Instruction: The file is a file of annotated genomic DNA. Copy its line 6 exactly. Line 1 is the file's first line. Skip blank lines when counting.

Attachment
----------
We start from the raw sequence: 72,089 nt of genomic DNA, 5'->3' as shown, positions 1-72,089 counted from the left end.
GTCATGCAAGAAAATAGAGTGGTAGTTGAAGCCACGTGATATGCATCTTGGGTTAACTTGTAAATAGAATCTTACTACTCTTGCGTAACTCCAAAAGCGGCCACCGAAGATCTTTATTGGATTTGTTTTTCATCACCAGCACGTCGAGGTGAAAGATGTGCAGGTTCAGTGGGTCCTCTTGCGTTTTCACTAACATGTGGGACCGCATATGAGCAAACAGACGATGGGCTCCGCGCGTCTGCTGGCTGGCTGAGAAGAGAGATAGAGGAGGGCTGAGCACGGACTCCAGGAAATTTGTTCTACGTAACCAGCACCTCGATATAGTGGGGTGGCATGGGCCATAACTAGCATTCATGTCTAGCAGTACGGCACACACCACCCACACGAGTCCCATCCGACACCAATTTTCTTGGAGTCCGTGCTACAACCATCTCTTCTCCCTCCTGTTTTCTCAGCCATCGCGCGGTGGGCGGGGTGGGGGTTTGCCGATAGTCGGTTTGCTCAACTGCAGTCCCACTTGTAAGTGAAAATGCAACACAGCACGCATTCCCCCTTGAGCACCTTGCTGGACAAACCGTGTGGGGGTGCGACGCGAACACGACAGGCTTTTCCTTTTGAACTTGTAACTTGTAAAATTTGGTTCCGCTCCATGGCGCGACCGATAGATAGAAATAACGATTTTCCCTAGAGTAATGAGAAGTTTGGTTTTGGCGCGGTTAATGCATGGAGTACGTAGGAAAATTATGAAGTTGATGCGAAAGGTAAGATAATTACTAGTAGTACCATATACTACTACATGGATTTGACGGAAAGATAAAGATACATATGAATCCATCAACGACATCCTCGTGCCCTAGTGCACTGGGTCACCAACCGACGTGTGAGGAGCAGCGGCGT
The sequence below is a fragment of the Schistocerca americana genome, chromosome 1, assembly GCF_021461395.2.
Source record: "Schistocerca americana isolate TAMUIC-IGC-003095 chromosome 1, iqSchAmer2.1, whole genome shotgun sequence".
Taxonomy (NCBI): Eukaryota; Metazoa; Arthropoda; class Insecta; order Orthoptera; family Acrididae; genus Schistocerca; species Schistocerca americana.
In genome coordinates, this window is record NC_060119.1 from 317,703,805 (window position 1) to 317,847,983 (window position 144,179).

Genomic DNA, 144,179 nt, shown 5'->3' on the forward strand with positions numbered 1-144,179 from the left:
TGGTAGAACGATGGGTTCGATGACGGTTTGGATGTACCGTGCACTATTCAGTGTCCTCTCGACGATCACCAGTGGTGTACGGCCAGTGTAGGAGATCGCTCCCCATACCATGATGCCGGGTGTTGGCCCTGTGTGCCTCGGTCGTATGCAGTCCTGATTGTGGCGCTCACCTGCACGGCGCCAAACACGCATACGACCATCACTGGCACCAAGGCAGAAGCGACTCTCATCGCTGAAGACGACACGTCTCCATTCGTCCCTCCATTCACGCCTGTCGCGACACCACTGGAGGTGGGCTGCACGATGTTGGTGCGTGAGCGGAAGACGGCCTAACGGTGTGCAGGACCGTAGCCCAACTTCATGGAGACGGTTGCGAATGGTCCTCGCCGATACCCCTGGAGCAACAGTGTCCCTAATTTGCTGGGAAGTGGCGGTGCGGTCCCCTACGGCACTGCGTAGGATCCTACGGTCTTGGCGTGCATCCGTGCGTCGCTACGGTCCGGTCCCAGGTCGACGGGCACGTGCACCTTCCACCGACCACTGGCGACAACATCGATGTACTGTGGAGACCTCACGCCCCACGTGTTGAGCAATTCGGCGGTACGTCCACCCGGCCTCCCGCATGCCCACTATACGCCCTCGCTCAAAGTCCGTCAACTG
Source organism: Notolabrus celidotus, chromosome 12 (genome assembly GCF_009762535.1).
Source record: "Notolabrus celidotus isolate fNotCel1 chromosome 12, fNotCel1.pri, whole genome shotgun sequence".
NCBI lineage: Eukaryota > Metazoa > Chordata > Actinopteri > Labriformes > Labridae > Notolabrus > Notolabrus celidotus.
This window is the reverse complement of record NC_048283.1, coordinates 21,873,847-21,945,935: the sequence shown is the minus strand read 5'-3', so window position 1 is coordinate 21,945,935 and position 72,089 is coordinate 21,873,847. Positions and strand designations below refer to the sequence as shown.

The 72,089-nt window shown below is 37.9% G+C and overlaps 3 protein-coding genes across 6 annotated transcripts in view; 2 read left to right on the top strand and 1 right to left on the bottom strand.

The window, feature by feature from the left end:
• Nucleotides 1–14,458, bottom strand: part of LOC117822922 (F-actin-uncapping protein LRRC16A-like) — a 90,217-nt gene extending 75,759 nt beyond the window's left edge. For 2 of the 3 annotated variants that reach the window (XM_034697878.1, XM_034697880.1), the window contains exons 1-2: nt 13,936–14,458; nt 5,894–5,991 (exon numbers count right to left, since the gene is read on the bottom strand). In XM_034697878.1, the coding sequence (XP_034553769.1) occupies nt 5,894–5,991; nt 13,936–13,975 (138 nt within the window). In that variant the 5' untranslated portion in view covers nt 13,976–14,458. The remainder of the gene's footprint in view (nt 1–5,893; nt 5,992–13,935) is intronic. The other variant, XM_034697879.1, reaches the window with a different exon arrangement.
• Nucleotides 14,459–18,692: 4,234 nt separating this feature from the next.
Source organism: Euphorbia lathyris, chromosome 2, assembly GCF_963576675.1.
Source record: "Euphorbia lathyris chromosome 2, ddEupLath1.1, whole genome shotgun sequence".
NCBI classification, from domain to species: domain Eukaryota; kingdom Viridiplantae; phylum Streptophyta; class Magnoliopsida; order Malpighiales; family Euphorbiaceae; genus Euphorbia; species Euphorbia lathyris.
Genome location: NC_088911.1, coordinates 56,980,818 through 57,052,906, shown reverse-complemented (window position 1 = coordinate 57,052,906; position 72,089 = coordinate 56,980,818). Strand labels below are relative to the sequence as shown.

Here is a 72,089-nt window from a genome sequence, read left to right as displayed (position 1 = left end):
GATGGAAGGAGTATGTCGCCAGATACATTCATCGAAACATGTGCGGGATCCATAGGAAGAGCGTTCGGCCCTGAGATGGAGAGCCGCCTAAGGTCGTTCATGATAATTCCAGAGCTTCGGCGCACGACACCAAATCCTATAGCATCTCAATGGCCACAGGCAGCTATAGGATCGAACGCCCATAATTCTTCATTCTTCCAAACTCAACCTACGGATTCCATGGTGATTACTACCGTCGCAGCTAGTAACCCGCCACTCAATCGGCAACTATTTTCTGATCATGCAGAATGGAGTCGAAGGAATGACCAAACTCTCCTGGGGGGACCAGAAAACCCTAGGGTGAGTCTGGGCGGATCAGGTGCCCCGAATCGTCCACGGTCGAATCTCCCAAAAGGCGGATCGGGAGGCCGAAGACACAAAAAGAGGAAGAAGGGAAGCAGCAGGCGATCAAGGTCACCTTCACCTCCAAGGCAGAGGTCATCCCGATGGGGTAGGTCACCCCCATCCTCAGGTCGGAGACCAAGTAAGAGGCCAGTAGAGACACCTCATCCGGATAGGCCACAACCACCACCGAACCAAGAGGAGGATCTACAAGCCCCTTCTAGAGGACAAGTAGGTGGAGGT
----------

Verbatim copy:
In genome coordinates, this window is record NC_060119.1 from 317,703,805 (window position 1) to 317,847,983 (window position 144,179).